Other “Gold Jackets” making the trip were Hall of Famers Lem Barney, Jerome Bettis, Cris Carter, Dave Casper, Eric Dickerson, Marshall Faulk, Mean Joe Greene, Willie Lanier, Andre Reed, Mike Singletary, Bruce Smith, John Stallworth, Andre Tippett, Aeneas Williams, and Ron Yary. Players were joined on the weeklong trip by their significant others.
“I tell people, ‘You don’t have to be Jewish to go to Israel,’ ” Tippett said. “Jerusalem represents so many other religions, and there are so many things there to see, it covers the whole spectrum.”
As the world marks the 16th anniversary of the 9/11 terror attacks next week, Jewish National Fund (JNF) will host and participate in various memorial events in the US to honor American first responders.
JNF, which in 2009 constructed the 9/11 Living Memorial in the foothills of Jerusalem, will join in the events as an expression of “gratitude,” the organization said on Tuesday.
“We are very pleased to recognize our brave first responders for their contributions and sacrifices to our nation and to our local communities, and to share our mutual respect while we honor those who fell during the attacks,” said Edward Blank, a member of JNF’s board of directors, who donated the Jerusalem memorial.
JNF will host public tributes to first-responders in Baltimore; Beverly Hills, Calif.; Long Island, NY; Los Angeles; Miami; and Westchester, NY.
Hundreds of Jewish students, lay leaders, rabbis and Jewish community members will participate in the events.
A unique 7,200-year-old clay vessel recently unearthed in the Jordan Valley by researchers from Israel and Germany may represent the oldest evidence yet of ancient class structure as it relates to food storage rituals in the Near East.
The relic was discovered at the Tel Tsaf archeological site during digs overseen by Prof. Danny Rosenberg of the Zinman Institute of Archeology at the University of Haifa, and Dr. Florian Klimscha of the German Archeological Institute in Berlin.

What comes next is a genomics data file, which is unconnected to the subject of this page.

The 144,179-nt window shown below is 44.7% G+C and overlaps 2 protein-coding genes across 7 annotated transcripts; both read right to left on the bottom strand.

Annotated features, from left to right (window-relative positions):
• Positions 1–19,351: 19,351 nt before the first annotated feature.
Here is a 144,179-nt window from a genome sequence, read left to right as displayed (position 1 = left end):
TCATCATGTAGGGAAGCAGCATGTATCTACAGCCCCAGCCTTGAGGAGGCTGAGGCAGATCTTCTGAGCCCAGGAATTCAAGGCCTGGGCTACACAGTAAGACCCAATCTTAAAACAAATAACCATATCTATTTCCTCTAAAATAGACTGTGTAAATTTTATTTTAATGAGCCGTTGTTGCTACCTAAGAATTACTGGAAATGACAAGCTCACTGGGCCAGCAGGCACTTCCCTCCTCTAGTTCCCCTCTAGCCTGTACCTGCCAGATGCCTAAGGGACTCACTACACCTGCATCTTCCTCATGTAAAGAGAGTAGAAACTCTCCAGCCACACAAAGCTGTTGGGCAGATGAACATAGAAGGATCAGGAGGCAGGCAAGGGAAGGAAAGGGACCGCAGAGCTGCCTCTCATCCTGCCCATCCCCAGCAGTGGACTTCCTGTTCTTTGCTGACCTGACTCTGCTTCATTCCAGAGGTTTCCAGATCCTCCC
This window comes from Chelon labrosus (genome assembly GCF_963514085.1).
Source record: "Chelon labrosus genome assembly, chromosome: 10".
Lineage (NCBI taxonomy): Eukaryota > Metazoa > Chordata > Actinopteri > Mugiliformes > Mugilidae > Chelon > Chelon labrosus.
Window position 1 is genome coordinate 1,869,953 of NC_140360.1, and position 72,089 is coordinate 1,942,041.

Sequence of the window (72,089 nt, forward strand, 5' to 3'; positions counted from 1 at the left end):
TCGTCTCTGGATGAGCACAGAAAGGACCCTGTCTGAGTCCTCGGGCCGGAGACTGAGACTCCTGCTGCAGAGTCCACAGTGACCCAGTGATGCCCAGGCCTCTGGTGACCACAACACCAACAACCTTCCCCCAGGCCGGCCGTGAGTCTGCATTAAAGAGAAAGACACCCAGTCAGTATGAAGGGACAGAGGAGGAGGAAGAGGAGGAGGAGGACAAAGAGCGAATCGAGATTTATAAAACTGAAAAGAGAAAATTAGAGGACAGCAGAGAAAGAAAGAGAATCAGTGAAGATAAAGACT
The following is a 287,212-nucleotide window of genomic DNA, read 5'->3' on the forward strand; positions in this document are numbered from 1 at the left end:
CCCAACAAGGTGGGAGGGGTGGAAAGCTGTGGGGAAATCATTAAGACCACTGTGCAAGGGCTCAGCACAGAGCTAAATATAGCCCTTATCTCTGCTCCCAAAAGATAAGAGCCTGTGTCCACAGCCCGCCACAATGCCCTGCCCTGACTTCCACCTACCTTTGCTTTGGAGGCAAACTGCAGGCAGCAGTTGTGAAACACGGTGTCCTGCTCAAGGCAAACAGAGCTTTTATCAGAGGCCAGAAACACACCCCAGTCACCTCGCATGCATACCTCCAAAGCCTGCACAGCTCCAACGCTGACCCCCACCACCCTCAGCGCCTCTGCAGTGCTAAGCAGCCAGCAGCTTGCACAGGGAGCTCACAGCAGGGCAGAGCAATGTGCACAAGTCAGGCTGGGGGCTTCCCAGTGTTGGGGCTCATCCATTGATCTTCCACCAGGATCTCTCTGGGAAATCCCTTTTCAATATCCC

According to Rosenberg, the clay vessel provides unprecedented insights into ancient political and socioeconomic class structure among elites during a period that remains somewhat mysterious.
“Until now, discussions of the early transition to complex societies in this area have focused mainly on later periods, and on the connection between the development of socioeconomic elites and the ability of certain individuals or families to store large quantities of food – beyond their own needs – for survival,” Rosenberg said on Wednesday.
“In this context, the findings at Tel Tsaf provide firsthand evidence of the early connection between food storage on a large scale and the observance of a ritual associated with the successful storage and preservation of agricultural yields.” Located near the Jordan River, the Tel Tsaf site was first documented in the late 1940s.
It was subsequently excavated during the late 1970s, and later between 2004 and 2007.
Hebrew ceased to be anyone’s native tongue around the 2nd century CE. In 19th-century Europe, Jews attempted to revive Hebrew as a modern language, but only as a literary one. It was the quixotic and determined Eliezer Ben-Yehudah who first envisioned bringing the language fully back to life. Lewis Glinert, author of the recently published The Story of Hebrew, explains what this entailed:
In a Jewish section of Jerusalem, in 1885, Ben-Yehudah and his wife Dvorah were fearful for their child: they were rearing him in Hebrew, an unheard-of idea. They had taken in a wet-nurse, a dog, and a cat; the nurse agreed to coo in Hebrew, while the dog and the cat—one male, the other female—would give the infant Itamar an opportunity to hear Hebrew adjectives and verbs inflected for gender. All other languages were to be silenced.
When Itamar turned three, however, he had still not uttered a word. Family friends protested. Surely this mother-tongue experiment would produce an imbecile. And then, the story goes, Itamar’s father marched in and upon finding the boy’s mother singing him a lullaby in Russian, flew into a rage. But then he fell silent, as the child was screaming: “Abba, Abba!” (Daddy, Daddy!). Frightened little Itamar had just begun the reawakening of Hebrew as a mother tongue. . . .
Speaking Hebrew was actually nothing new in itself; it had long been a lingua franca among Yiddish-, Ladino-, and Arabic-speaking Jewish traders (and refugees). The markets of the Holy Land had resonated with Hebrew for hundreds of years. But a pidgin is not a mother tongue. Ben-Yehudah was a born philologist; he plucked words from ancient texts and coined his own, hoping one day to launch Hebrew’s answer to the Oxford English Dictionary. The birth of Itamar gave him an opportunity to put his experiment with Hebrew to the test. Could they rear the boy in Hebrew? Could they shield him from hearing other tongues? And, just as critically, could the family be a model for others?